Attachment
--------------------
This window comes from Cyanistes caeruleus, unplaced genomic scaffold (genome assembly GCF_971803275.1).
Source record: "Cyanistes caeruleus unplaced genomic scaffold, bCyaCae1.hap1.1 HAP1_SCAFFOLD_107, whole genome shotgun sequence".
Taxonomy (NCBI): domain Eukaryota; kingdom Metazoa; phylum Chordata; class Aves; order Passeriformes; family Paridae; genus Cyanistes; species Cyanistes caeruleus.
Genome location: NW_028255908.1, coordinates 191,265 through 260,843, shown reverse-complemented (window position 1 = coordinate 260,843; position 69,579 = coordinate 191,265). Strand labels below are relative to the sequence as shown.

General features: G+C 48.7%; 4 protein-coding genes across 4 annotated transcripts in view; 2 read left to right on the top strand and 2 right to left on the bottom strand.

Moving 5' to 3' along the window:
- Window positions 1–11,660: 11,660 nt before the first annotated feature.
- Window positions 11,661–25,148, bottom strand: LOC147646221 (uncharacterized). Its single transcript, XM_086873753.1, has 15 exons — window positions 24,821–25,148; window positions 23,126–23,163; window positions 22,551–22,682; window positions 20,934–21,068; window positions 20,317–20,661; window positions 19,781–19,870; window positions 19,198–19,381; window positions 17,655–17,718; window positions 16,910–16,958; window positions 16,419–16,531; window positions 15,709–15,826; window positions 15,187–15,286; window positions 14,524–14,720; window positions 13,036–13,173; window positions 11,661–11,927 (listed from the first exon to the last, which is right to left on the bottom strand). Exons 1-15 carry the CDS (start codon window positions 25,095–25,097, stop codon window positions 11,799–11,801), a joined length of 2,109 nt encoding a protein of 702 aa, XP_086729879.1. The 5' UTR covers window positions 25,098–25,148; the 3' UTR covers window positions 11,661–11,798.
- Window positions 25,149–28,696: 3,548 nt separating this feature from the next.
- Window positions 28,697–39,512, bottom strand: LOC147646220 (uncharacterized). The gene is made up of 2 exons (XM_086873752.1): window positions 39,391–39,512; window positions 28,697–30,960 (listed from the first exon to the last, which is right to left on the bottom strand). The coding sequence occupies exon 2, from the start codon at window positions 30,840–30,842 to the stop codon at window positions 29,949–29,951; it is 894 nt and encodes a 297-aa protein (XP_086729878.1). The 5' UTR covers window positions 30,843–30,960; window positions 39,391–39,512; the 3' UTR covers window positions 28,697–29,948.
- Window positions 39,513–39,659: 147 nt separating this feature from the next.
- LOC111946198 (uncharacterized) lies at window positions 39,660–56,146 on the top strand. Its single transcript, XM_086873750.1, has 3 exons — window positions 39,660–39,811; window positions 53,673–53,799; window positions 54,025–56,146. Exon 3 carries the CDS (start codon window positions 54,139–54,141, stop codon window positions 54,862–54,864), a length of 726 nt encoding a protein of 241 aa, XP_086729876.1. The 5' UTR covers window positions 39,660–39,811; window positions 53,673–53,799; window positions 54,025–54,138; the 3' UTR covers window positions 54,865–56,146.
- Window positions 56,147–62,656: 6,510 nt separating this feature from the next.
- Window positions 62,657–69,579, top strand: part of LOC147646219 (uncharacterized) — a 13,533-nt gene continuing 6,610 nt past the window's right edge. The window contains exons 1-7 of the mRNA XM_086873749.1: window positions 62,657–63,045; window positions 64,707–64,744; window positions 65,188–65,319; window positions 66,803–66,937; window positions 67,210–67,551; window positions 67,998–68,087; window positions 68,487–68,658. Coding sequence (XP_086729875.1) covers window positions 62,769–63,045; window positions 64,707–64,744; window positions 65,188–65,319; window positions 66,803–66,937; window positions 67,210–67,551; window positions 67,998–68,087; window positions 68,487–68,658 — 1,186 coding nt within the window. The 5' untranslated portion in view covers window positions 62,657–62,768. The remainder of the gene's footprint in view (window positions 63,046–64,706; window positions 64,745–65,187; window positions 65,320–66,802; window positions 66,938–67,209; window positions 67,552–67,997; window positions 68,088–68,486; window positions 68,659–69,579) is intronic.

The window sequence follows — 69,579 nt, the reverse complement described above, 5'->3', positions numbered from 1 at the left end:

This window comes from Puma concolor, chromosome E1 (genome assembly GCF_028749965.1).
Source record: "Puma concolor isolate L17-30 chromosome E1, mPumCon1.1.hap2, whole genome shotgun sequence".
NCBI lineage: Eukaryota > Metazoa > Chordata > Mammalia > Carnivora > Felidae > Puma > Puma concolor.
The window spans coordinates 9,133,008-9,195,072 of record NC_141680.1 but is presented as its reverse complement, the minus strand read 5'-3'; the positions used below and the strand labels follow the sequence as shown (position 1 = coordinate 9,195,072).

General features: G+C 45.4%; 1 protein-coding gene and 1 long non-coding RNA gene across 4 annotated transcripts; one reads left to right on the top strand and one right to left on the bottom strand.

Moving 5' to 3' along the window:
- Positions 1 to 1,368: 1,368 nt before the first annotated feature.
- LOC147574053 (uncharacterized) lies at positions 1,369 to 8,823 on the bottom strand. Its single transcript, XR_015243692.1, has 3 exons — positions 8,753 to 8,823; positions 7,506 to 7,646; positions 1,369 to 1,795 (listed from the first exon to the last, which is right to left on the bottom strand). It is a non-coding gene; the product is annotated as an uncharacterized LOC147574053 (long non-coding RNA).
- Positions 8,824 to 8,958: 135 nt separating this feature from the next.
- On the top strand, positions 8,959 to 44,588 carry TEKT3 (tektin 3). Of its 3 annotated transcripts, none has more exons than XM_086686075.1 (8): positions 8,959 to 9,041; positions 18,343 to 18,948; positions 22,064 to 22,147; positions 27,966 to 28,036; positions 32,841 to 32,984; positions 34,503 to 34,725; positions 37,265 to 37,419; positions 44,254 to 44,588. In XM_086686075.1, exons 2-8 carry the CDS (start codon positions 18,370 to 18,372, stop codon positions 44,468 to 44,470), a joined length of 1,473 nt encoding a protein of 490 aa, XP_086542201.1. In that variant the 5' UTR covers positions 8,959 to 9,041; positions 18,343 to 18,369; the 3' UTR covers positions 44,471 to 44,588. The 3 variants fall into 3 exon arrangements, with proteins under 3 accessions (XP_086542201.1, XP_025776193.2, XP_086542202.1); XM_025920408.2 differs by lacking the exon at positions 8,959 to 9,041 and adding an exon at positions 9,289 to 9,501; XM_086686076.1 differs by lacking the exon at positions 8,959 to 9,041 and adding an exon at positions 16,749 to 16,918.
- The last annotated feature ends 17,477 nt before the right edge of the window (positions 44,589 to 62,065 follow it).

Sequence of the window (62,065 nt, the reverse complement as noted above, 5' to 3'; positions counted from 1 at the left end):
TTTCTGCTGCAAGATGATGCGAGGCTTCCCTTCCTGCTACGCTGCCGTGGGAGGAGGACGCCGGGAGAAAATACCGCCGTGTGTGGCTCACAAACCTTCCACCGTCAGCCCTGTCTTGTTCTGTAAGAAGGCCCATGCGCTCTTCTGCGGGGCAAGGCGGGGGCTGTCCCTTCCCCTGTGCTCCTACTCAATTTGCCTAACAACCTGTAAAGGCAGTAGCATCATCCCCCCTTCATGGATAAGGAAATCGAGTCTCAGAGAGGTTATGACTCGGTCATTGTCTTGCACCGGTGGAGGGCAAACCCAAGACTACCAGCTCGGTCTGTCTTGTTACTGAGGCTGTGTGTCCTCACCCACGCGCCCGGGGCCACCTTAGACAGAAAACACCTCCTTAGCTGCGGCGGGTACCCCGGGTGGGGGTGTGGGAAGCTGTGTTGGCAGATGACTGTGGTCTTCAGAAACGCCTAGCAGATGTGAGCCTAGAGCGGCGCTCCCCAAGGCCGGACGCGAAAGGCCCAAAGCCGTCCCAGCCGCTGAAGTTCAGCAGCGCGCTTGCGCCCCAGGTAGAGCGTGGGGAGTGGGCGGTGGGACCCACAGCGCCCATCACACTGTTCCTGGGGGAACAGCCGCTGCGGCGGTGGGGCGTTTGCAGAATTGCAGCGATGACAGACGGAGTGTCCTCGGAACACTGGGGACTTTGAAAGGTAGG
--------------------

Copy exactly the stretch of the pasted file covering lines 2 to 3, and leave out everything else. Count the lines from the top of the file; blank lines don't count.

Source record: "Cyanistes caeruleus unplaced genomic scaffold, bCyaCae1.hap1.1 HAP1_SCAFFOLD_107, whole genome shotgun sequence".
Taxonomy (NCBI): domain Eukaryota; kingdom Metazoa; phylum Chordata; class Aves; order Passeriformes; family Paridae; genus Cyanistes; species Cyanistes caeruleus.